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  21. Até que o tempo, prenhe de agoras, transborde e acorde o “não-sei-quê” de mim.Luiz Carlos Mariano da Rosa - 2019 - São Paulo, SP, Brasil: PZP - Politikón Zôon Publicações.
    "E como suportaria eu ser homem se o homem não fosse também poeta e decifrador de enigmas e redentor do acaso?" (Friedrich Nietzsche). Destituída de pretérito enquanto dimensão em cujas fronteiras supostamente guarda raízes, emergindo então como tal, a imagem poética, segundo Gaston Bachelard, consiste em uma súbita erupção do psiquismo em um movimento que se sobrepõe à noção de princípio e à relação de causalidade que caracterizam a reflexão filosófica e o pensamento científico no processo de construção lógico-racional, na (...)
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  22. The Inextricable Link Between Conditionals and Logical Consequence.Matheus Silva - manuscript
    There is a profound, but frequently ignored relationship between the classical notion of logical consequence (formal implication) and material implication. The first repeats the patterns of the latter, but with a wider modal reach. It is argued that this kinship between formal and material implication simply means that they express the same variety of implication, but differ in scope. Formal implication is unrestricted material implication. This apparently innocuous observation has some significant corollaries: (1) conditionals are not connectives, but arguments; (2) (...)
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  23. To Believe is Not to Think: A Cross-Cultural Finding.Neil Van Leeuwen, Kara Weisman & Tanya Luhrmann - 2021 - Open Mind 5:91-99.
    Are religious beliefs psychologically different from matter-of-fact beliefs? Many scholars say no: that religious people, in a matter-of-fact way, simply think their deities exist. Others say yes: that religious beliefs are more compartmentalized, less certain, and less responsive to evidence. Little research to date has explored whether lay people themselves recognize such a difference. We addressed this question in a series of sentence completion tasks, conducted in five settings that differed both in religious traditions and in language: the US, Ghana, (...)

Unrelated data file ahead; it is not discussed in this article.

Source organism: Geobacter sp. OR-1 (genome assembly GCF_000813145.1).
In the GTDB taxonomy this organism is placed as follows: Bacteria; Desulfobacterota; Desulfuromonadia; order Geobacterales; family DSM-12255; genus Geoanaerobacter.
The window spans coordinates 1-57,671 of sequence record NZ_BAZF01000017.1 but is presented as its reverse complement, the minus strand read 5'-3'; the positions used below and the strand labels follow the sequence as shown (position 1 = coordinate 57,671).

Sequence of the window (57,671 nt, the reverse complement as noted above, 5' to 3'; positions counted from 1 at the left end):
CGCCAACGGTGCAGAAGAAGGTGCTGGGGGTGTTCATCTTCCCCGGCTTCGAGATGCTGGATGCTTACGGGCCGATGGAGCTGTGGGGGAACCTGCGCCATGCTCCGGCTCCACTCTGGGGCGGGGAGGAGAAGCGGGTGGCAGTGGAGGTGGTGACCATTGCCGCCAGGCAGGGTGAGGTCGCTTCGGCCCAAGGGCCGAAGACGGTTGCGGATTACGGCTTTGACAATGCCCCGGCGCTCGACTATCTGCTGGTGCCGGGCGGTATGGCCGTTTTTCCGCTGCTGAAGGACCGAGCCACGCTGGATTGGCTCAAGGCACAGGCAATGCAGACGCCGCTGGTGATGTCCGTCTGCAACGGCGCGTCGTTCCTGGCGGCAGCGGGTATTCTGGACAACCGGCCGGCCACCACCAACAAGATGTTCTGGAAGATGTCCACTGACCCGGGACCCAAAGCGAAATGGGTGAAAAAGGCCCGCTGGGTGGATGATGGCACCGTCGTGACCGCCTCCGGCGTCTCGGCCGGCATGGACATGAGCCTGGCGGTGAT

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  24. Counterlogicals as Counterconventionals.Alexander W. Kocurek & Ethan J. Jerzak - 2021 - Journal of Philosophical Logic 50 (4):673-704.
    We develop and defend a new approach to counterlogicals. Non-vacuous counterlogicals, we argue, fall within a broader class of counterfactuals known as counterconventionals. Existing semantics for counterconventionals, 459–482 ) and, 1–27 ) allow counterfactuals to shift the interpretation of predicates and relations. We extend these theories to counterlogicals by allowing counterfactuals to shift the interpretation of logical vocabulary. This yields an elegant semantics for counterlogicals that avoids problems with the usual impossible worlds semantics. We conclude by showing how this approach (...)
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  25. The Fundamental Unity Of Voluntary And Involuntary Actions.Aadarsh Singh - manuscript
    Social structure of our society decides the actions that are allowed by any individual human being. All the actions of an individual are characterized into voluntary or involuntary actions, which decides the behaviour of society towards that individual for that action. In this paper it has been shown that the characterization of action into these two categories is fundamentally flawed.